CMH Pub 70-97-1, Paper
2005; 44 pages, illustrations and maps
GPO S/N: 008-029-00420-8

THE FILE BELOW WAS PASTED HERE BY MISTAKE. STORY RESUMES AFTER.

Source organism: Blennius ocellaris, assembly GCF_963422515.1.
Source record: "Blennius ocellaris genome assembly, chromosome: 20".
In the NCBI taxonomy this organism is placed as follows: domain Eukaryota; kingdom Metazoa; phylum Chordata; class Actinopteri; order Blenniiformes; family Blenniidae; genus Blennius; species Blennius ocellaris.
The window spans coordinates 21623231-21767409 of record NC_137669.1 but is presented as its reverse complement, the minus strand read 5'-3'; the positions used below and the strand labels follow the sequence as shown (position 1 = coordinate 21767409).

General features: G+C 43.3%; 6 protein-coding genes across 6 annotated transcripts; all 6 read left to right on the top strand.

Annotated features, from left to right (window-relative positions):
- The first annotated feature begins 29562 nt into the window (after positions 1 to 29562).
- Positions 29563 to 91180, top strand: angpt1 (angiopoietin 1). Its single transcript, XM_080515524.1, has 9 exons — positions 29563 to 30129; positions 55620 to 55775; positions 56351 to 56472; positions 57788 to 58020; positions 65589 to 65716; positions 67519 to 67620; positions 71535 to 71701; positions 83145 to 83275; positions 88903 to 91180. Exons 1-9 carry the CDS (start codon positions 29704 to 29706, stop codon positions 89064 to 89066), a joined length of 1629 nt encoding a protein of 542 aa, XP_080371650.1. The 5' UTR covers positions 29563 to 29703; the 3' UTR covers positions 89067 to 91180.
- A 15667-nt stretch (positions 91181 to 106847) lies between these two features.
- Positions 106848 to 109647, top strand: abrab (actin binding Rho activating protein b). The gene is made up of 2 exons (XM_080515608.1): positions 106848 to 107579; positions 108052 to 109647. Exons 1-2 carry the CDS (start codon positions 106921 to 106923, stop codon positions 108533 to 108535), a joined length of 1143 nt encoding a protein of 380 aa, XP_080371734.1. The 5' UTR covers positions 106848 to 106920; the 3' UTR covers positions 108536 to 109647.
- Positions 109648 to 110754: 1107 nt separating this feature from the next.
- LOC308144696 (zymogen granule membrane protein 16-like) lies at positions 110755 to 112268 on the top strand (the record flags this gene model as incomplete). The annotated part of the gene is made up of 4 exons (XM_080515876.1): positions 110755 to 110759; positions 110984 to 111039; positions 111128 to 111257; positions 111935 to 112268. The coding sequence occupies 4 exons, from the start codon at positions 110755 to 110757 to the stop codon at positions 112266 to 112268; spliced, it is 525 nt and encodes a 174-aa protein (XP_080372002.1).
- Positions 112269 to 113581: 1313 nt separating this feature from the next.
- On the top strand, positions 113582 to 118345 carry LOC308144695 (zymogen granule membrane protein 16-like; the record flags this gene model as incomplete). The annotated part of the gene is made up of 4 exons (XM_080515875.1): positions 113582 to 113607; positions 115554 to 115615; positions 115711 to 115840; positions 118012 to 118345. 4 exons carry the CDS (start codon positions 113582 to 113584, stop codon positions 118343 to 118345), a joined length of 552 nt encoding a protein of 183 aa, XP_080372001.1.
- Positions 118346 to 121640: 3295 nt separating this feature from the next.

Bosnia-Herzegovina is an informative account of the U.S. Army's role and scope of its peace enforcement activities carried out from 1995 to 2004 in that war-torn country, the scene of the most violent armed conflict in Europe since World War II. The collapse of the Berlin Wall in 1989 marked the end of the Soviet Empire and its forcible control of Eastern Europe. Yugoslavia also showed cracks in its national structure, despite some forty years of enforced peace and harmony, and its sudden disintegration in 1991-92 resulted in almost a quarter-million deaths and more than a million refugees between 1992 and 1995. In his unmistakably lucid style, R. Cody Phillips discusses the destruction and violence in Bosnia-Herzegovina and chronicles the events leading up to an Army task force's deployment and its successful efforts to stop the fighting and to keep the peace. His absorbing story with useful lessons is a tribute to all soldiers, a recognition of the initiative, discipline, training, and esprit de corps they consistently demonstrate while serving their nation in both military and peace operations.
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